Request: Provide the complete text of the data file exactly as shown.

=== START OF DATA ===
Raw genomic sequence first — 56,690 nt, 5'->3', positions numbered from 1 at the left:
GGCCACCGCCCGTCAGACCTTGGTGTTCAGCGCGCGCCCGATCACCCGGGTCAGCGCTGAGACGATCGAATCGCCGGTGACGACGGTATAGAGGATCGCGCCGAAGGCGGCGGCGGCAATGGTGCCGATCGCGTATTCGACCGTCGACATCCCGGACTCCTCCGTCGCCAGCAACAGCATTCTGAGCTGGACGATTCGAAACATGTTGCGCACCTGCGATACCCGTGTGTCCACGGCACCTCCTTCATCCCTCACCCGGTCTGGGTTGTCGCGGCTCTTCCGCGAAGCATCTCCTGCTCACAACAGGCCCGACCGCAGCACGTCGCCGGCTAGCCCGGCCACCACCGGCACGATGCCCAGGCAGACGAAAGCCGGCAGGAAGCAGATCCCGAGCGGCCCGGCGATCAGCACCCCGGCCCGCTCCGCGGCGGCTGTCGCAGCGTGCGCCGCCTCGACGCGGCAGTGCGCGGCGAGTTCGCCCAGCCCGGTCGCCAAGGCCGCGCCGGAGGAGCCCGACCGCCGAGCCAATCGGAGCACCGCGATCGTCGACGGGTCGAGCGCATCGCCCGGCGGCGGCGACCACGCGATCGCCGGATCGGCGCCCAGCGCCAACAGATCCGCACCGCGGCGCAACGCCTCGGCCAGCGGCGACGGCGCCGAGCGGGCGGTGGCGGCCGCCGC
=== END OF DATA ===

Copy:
Raw genomic sequence first — 56,690 nt, 5'->3', positions numbered from 1 at the left:
GGCCACCGCCCGTCAGACCTTGGTGTTCAGCGCGCGCCCGATCACCCGGGTCAGCGCTGAGACGATCGAATCGCCGGTGACGACGGTATAGAGGATCGCGCCGAAGGCGGCGGCGGCAATGGTGCCGATCGCGTATTCGACCGTCGACATCCCGGACTCCTCCGTCGCCAGCAACAGCATTCTGAGCTGGACGATTCGAAACATGTTGCGCACCTGCGATACCCGTGTGTCCACGGCACCTCCTTCATCCCTCACCCGGTCTGGGTTGTCGCGGCTCTTCCGCGAAGCATCTCCTGCTCACAACAGGCCCGACCGCAGCACGTCGCCGGCTAGCCCGGCCACCACCGGCACGATGCCCAGGCAGACGAAAGCCGGCAGGAAGCAGATCCCGAGCGGCCCGGCGATCAGCACCCCGGCCCGCTCCGCGGCGGCTGTCGCAGCGTGCGCCGCCTCGACGCGGCAGTGCGCGGCGAGTTCGCCCAGCCCGGTCGCCAAGGCCGCGCCGGAGGAGCCCGACCGCCGAGCCAATCGGAGCACCGCGATCGTCGACGGGTCGAGCGCATCGCCCGGCGGCGGCGACCACGCGATCGCCGGATCGGCGCCCAGCGCCAACAGATCCGCACCGCGGCGCAACGCCTCGGCCAGCGGCGACGGCGCCGAGCGGGCGGTGGCGGCCGCCGC